Houck testified that even though Engel was not technically her supervisor, she understood that "whatever [Engel] wanted he would get; Mr. Mitchell would pretty much go along with whatever he wanted; and that, if he didn't like me he could get rid of me. He made that very clear to me." Id. at 2. Houck also testified that she did not report Engel's conduct to Mitchell "because I didn't think it would do any good, because, from my observations, it seemed that Mr. Mitchell didn't care what Bill Engel did. And Bill Engel had told me that he could do whatever he wanted." Id. at 8. Additionally, Houck testified that she could not remember if she was ever given a copy of the ESA employee handbook containing its sexual harassment reporting policy. Id. at 7.

Following her termination from ESA, Houck filed suit in this court. She alleges that ESA and Engel engaged in gender discrimination, sexual harassment, and retaliation prohibited under Title VII. She also alleges claims for intentional infliction of emotional distress and breach of contract, and she seeks to hold ESA liable under a theory of vicarious liability. She requests both compensatory and punitive damages.


Summary judgment is appropriate when the movant "shows that there is no genuine dispute as to any material fact and the movant is entitled to judgment as a matter of law." Fed.R.Civ.P. 56(a). The moving party must present admissible evidence showing there is no dispute of material fact or must show that the nonmoving party has not presented admissible evidence to support an element of the case on which it bears the ultimate burden of proof. Celotex Corp. v. Catrett, 477 U.S. 317, 322-23 (1986); Fed.R.Civ.P. 56(c). If the moving party meets its burden, "[t]he nonmoving party may not rest on mere allegations or denials, but must demonstrate on the record the existence of specific facts which create a genuine issue for trial.'" Mosley v. City of Northwoods, Mo., 415 F.3d 908, 910 (8th Cir. 2005) (quoting Krenik v. Cnty. of Le Sueur, 47 F.3d 953, 957 (8th Cir. 1995)).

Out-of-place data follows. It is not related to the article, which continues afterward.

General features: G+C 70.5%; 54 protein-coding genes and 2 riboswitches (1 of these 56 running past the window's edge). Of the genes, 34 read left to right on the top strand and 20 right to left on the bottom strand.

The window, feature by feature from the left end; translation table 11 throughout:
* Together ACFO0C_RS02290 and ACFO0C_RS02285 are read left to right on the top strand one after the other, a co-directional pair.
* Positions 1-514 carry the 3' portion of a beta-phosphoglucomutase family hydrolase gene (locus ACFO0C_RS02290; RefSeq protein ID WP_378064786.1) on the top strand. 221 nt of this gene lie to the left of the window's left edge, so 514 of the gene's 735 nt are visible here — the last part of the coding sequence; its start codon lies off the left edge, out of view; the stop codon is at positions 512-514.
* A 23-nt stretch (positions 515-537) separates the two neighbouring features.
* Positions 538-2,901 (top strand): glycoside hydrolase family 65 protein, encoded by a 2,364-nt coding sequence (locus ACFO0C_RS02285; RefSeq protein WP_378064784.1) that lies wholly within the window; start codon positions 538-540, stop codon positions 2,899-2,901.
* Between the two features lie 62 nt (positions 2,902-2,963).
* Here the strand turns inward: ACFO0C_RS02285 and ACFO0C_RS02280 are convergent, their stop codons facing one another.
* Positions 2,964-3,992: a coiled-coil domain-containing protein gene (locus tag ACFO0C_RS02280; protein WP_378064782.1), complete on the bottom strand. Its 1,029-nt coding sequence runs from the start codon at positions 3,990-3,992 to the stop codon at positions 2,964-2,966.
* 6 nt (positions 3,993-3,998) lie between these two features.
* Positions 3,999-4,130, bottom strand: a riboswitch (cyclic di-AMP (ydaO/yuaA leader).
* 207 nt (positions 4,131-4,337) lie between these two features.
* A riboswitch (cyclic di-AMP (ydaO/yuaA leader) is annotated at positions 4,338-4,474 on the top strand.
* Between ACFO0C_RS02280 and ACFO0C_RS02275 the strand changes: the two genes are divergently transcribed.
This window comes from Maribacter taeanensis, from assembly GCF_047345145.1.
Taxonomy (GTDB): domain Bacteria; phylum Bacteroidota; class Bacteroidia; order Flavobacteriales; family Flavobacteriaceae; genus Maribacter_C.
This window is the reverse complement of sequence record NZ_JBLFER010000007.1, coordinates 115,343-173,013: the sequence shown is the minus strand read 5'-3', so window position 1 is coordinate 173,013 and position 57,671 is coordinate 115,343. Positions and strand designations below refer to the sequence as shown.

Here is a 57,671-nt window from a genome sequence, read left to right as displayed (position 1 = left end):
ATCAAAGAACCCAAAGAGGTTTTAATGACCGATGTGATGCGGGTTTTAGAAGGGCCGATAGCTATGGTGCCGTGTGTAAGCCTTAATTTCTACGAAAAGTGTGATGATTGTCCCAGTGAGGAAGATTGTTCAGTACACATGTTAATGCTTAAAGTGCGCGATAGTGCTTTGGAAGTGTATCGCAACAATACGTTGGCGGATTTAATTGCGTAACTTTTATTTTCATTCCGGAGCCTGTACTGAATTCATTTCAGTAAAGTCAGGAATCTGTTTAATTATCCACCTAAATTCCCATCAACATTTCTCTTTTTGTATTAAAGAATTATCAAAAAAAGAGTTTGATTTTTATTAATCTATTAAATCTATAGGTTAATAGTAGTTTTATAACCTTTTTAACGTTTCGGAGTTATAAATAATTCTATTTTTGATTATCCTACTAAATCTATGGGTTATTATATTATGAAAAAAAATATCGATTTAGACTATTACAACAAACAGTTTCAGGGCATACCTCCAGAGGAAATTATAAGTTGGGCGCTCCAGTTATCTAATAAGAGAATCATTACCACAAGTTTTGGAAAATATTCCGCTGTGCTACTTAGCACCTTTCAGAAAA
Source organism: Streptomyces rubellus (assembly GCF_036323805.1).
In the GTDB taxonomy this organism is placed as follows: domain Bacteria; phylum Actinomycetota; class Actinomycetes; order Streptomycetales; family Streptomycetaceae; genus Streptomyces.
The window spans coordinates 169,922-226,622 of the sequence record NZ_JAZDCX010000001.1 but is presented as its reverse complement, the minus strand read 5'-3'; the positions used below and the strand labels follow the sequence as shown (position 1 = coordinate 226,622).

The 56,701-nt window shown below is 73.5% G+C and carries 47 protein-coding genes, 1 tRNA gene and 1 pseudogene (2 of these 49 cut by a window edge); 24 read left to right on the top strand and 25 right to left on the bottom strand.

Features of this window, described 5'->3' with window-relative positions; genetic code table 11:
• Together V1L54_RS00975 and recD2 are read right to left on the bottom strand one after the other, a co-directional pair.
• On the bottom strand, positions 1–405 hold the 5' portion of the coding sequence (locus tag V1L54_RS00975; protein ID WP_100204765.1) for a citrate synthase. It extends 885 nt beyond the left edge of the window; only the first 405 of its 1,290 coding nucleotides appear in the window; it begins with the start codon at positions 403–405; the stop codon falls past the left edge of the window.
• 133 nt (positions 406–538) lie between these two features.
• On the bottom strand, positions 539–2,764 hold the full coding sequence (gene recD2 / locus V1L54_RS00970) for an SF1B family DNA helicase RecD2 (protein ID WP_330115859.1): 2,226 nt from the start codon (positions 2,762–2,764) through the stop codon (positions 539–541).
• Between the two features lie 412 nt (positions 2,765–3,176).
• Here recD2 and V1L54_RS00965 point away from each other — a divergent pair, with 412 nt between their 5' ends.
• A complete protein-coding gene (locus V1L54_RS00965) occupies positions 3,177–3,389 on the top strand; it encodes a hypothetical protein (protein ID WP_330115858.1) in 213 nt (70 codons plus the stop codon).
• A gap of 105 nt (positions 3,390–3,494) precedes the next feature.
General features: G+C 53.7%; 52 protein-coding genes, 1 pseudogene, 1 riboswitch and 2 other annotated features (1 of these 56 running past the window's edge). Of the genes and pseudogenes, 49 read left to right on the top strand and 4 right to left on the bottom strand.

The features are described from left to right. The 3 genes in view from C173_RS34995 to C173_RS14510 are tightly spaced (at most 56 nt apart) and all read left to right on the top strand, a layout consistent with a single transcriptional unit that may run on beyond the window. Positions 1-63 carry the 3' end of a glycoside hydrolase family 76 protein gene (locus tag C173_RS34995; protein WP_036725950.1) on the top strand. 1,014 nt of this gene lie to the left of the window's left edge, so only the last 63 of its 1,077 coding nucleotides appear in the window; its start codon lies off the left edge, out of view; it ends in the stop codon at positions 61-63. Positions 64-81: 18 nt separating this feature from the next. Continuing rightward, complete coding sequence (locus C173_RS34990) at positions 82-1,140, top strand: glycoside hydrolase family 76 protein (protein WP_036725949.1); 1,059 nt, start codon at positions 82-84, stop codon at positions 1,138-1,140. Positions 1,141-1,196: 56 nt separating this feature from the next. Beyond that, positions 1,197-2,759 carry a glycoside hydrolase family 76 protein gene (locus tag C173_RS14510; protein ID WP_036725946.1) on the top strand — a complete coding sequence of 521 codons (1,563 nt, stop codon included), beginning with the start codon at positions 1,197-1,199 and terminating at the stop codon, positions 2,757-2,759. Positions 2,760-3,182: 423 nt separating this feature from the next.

Summary judgment should not be granted if there is a material factual dispute that could affect the outcome of the case. Anderson v. Liberty Lobby, Inc., 477 U.S. 242, 248 (1986). The court views the facts and the inferences drawn from such facts "in the light most favorable to the party opposing the motion." Matsushita Elec. Indus. Co. v. Zenith Radio Corp., 475 U.S. 574, 588 (1986).


I. Title VII Claims

Title VII of the Civil Rights Act of 1964 prohibits an employer from discriminating against employees with respect to their compensation, terms, conditions, or privileges of employment, because of race, color, religion, sex, or national origin. See 42 U.S.C. § 2000e-2(a)(1). Additionally, an employer may not retaliate against an employee because the employee opposed an unlawful employment practice. 42 U.S.C. § 2000e-3(a).

Before reaching the Title VII claims themselves, the court will address the issue of Engel's individual liability. Engel argues that individuals cannot be held liable under Title VII. Docket 26 at 16. Houck contests this argument but provides no controlling authority on that point. See Docket 27 at 17-21 (discussing Title VII, agency principles, and congressional intent). In fact, the only Eighth Circuit case cited by Houck notes the "clear consensus" that Title VII does not impose personal liability on co-workers or supervisors. See Lenhardt v. Basic Inst. of Tech., Inc., 55 F.3d 377, 381 (8th Cir. 1995). Following Lenhardt, the Eighth Circuit has held that Title VII does not impose personal liability on either supervisors or co-workers. See Van Horn v. Best Buy Stores, L.P., 526 F.3d 1144, 1147 (8th Cir. 2008) ("The district court properly granted summary judgment in favor of Mr. Clark on the Title VII claim because that law does not provide for an action against an individual supervisor...."); Powell v. Yellow Book USA, Inc., 445 F.3d 1074, 1079 (8th Cir. ...